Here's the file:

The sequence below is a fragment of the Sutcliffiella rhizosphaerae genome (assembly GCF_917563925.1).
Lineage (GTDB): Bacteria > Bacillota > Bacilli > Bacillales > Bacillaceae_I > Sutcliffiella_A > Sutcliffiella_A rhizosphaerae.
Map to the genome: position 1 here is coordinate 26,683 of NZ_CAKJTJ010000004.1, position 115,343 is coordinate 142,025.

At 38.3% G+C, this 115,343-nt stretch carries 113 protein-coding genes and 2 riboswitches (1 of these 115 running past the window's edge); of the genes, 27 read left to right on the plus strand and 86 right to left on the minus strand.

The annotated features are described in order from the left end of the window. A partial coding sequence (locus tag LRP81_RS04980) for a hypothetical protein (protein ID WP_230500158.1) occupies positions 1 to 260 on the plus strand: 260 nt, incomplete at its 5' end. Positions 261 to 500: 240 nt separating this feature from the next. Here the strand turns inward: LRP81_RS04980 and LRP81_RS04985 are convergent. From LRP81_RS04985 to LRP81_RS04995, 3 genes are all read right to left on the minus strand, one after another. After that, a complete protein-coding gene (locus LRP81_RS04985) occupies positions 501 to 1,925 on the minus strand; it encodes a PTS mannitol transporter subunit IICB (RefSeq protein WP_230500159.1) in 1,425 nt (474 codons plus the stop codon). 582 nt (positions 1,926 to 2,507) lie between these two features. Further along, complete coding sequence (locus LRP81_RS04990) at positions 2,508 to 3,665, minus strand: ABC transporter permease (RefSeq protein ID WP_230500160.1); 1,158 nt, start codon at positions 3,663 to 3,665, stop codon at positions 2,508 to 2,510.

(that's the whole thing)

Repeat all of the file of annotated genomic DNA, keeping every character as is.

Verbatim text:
The sequence below is a fragment of the Sutcliffiella rhizosphaerae genome (assembly GCF_917563925.1).
Lineage (GTDB): Bacteria > Bacillota > Bacilli > Bacillales > Bacillaceae_I > Sutcliffiella_A > Sutcliffiella_A rhizosphaerae.
Map to the genome: position 1 here is coordinate 26,683 of NZ_CAKJTJ010000004.1, position 115,343 is coordinate 142,025.

At 38.3% G+C, this 115,343-nt stretch carries 113 protein-coding genes and 2 riboswitches (1 of these 115 running past the window's edge); of the genes, 27 read left to right on the plus strand and 86 right to left on the minus strand.

The annotated features are described in order from the left end of the window. A partial coding sequence (locus tag LRP81_RS04980) for a hypothetical protein (protein ID WP_230500158.1) occupies positions 1 to 260 on the plus strand: 260 nt, incomplete at its 5' end. Positions 261 to 500: 240 nt separating this feature from the next. Here the strand turns inward: LRP81_RS04980 and LRP81_RS04985 are convergent. From LRP81_RS04985 to LRP81_RS04995, 3 genes are all read right to left on the minus strand, one after another. After that, a complete protein-coding gene (locus LRP81_RS04985) occupies positions 501 to 1,925 on the minus strand; it encodes a PTS mannitol transporter subunit IICB (RefSeq protein WP_230500159.1) in 1,425 nt (474 codons plus the stop codon). 582 nt (positions 1,926 to 2,507) lie between these two features. Further along, complete coding sequence (locus LRP81_RS04990) at positions 2,508 to 3,665, minus strand: ABC transporter permease (RefSeq protein ID WP_230500160.1); 1,158 nt, start codon at positions 3,663 to 3,665, stop codon at positions 2,508 to 2,510.